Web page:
Jamaica is another destination reporting impressive visitor numbers. Usually seen by Britons as a winter sun destination, figures for July saw over a quarter-of-a-million visitors – the highest the island has ever seen. It follows a first six months of the year when there were more than 1.25 million stopover arrivals and over a million cruise arrivals. This means the island welcomed over 100,000 more tourists year-on-year. The appeal to Britons is once again that there are direct flights but also because of the strong ties between the UK and Jamaica. In this year of remembering the Windrush bringing migrants to the UK in the 1950’s more Britons are returning to discover their heritage and even more are visiting to see the island as a result of television programmes recalling the events of the time.

Another icon, New York’s Empire State Building, has opened $165 million project on the second floor which chronicles the building of the skyscraper. Open seven days a week from 8 am to 2 am the 10,000 sq. ft galleries show what the site was like in the 1920’si and see how it was built. In the current trendy phrase, there is an immersive experience where visitors will be “transported back in time as hot rivets, and steel beams fly overhead, and the sounds of New York City come alive in surround sound. Visitors can also interact with specially commissioned cast sculptures of construction workers as they work and take their lunch.” So now you know? As ever this popular attraction gets very busy so get there early, pre-book or prepare to queue at busy periods!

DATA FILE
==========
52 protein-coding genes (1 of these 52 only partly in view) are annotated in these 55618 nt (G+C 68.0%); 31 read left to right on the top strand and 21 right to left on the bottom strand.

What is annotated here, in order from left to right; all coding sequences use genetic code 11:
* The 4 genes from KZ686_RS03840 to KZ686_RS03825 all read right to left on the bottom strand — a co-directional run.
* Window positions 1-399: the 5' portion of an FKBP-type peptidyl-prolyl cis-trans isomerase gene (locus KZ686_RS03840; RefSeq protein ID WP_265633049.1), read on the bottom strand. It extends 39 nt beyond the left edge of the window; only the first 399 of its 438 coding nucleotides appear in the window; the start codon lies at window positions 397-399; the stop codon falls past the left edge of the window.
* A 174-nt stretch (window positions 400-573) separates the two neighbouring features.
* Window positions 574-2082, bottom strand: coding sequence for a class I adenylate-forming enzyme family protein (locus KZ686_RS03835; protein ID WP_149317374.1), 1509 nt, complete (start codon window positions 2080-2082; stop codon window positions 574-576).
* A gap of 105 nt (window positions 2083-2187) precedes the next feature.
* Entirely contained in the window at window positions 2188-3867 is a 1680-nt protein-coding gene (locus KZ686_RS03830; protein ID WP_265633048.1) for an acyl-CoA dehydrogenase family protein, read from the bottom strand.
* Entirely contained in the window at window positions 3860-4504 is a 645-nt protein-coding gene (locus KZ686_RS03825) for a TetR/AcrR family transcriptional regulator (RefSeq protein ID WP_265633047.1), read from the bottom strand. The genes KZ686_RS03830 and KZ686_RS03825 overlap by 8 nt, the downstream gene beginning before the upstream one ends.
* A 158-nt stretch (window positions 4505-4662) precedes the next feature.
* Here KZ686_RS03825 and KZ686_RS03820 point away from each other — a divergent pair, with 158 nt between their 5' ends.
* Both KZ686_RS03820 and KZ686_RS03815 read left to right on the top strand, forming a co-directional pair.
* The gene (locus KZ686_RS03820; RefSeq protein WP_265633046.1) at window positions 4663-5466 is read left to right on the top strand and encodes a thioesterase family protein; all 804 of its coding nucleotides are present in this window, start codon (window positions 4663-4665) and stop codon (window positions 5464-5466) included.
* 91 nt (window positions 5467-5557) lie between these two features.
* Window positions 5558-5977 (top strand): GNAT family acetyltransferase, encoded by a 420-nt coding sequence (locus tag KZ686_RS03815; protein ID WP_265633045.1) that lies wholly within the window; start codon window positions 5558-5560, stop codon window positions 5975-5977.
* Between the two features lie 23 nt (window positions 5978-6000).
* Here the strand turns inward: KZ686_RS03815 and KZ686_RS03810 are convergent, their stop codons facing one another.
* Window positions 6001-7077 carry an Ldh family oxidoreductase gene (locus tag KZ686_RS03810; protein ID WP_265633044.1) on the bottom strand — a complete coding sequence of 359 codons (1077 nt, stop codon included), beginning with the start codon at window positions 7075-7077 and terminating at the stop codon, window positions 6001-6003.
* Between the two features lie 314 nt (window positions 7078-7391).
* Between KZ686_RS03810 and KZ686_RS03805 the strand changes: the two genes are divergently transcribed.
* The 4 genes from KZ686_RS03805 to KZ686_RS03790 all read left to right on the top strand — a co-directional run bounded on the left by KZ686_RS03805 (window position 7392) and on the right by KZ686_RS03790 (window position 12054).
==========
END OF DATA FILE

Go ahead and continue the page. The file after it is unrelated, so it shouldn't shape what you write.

Empire State Building

Although it hasn’t been running for very many years, the Leeds Restaurant Week has become very popular. Back for a fourth time, the “week” this year lasts a fortnight! Starting this coming Monday, seventy different restaurants are participating with menus priced at £10 or £15. For those of you who may not know the Leeds restaurant scene, it has developed at an astonishing rate over twenty years that I have known the city. Cuisines of almost any type are available and more and more restaurants have been springing up in the buildings alongside the canal as well as in the city centre. Vouchers are available from their website as is a list of all the restaurants taking part.

One of the most popular and hence, busy, transport routes in the world is the 73 mile distance between Mumbai and Pune in India. Therefore it may be an appropriate place for India to develop its first hyperloop travel venture. The regional development authority in conjunction with its partner, Virgin Hyperloop, plans on building such a transport system that will enable passengers to cover the distance in just 23 minutes. A small section will be built initially to prove the system and that it can cope with the terrain prior to creating the complete track. In about eight years’ time, passengers could well be enjoying an almost 500km ride between the two cities.